By Pam Kragen – Contact Reporter
San Diego Union-Tribune
July 31, 2018
Above: American, Israeli and Palestinian teens in the Hands of Peace summer program create a peace-themed mural Friday at New Village Arts in Carlsbad. The program concluded Sunday. (Don Boomer / San Diego Union-Tribune)
When Katreena arrived in Carlsbad three weeks ago to begin the Hands of Peace program, she felt as if she had a bullet lodged in her chest.
The “bullet” represented the pain and fury the 16-year-old Palestinian teen had carried with her for four years since her best friend was shot in the chest and killed during a protest against Israeli policies near their home in the West Bank.
But on Sunday night at the peace-building program’s farewell celebration at Temple Solel in Cardiff, Katreena told the capacity crowd that the hole in her heart is now filled with hope.
“I always wanted to be a surgeon, but now I want to focus on helping people in need,” she said. “Nobody said it’s going to be easy, but it’s going to be worth it.”
Now in its fifth year, the Hands of Peace program brings together 46 Israeli, Palestinian and American teens for a summer leadership conference that centers on daily conversations and team-building exercises to break down the walls of hate, prejudice and misunderstanding.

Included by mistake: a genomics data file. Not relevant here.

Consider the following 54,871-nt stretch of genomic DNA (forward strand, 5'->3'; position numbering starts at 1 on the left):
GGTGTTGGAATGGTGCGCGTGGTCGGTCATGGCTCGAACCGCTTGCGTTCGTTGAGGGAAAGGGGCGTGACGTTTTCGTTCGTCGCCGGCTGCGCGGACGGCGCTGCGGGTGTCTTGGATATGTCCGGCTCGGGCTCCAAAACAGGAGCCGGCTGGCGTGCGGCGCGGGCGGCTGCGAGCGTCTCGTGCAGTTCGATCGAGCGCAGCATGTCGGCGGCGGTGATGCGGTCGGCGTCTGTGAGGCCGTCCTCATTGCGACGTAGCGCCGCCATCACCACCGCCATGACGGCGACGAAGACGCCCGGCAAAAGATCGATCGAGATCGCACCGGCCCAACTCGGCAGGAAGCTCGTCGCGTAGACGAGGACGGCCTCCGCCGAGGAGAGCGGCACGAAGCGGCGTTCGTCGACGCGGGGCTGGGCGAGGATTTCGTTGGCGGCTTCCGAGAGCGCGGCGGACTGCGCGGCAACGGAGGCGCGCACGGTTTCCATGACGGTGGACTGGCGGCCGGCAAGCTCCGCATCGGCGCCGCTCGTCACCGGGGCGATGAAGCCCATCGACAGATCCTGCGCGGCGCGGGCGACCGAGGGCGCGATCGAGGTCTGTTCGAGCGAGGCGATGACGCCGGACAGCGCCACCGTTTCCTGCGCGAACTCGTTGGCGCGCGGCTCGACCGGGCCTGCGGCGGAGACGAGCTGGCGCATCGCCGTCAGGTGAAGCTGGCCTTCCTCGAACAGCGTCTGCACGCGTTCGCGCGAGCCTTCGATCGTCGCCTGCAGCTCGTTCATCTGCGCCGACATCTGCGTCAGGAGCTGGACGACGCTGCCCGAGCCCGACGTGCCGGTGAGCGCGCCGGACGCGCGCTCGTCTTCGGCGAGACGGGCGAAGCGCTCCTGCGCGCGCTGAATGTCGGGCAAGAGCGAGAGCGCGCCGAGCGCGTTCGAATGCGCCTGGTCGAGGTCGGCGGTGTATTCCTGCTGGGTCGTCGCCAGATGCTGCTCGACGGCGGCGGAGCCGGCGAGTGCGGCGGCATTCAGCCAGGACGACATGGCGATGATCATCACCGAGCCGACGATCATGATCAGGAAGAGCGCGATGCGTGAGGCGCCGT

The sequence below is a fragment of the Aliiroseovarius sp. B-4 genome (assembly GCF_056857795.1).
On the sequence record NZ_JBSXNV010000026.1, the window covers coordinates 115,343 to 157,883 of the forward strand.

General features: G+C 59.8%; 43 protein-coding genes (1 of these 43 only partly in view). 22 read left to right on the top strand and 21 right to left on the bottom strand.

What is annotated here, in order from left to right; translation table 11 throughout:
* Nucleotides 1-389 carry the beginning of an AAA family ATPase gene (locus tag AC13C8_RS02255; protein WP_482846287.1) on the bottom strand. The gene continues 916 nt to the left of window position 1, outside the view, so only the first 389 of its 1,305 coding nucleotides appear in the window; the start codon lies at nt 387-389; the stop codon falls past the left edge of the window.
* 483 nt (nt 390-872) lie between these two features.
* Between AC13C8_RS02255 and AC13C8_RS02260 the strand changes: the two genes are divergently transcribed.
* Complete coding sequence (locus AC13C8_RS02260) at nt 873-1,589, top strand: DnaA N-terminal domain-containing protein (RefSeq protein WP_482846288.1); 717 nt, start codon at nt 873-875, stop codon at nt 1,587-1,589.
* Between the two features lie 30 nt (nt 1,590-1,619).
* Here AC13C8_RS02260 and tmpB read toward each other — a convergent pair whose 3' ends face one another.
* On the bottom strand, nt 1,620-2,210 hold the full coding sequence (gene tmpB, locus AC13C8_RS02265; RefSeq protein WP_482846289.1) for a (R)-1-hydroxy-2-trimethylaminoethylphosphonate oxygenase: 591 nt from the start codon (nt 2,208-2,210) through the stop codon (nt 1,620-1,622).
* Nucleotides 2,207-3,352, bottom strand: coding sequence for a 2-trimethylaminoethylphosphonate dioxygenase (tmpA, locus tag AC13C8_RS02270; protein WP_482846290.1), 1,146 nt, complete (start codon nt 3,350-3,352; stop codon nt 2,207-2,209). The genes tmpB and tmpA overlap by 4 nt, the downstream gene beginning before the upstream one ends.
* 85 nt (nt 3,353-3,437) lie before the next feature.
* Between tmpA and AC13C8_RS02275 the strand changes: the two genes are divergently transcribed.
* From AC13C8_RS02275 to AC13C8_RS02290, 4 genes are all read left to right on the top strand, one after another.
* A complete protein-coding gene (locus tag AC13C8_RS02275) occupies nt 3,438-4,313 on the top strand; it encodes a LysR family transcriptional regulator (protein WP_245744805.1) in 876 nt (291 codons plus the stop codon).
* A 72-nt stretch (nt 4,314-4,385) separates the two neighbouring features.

The long-term goal is for graduates to turn their experiences into action to end the violent, decades-long Middle East conflict through peaceful means.
Above: American teenagers Mika Ellison, left, and Matthew Wirtz, right, team up with a Palestinian teen named Noor to work on a peace-themed mural at New Village Arts Theater in Carlsbad on Friday as part of the three-week Hands of Peace program, which concluded Sunday. (Don Boomer / San Diego Union-Tribune)
The stakes for these teens are high. It could be dangerous back home for some of the Middle Eastern teens if word got back that they were engaged in peace-making activities with the “enemy.” To protect their privacy at Hands of Peace, most used only first names and could not be photographed. Most group activities and all of their often-heated group dialogues were off-limits to everyone but the teens and a few adult facilitators.
Sunday’s celebration was the first time the participants had an opportunity to share their experiences with an audience, which was made up of several hundred donors, host families, volunteers, parents, alumni and community members.
The ceremony included some humorous short films about conflict resolution made by and starring the participants. A couple films showed teens of different faiths arguing over music until they realized they all liked hummus as well as pop star Justin Bieber.
A more serious film had individual teens describing their attitudes on the day they arrived. A Palestinian said he believed all Israelis were terrorists and an Israeli teen said the same thing about Palestinians. Others admitted coming in with reservations, bias and confusion. The film concluded with the teens reciting in unison that they were all victims of war, violence and poor decisions but now saw themselves as the key to a better life for all.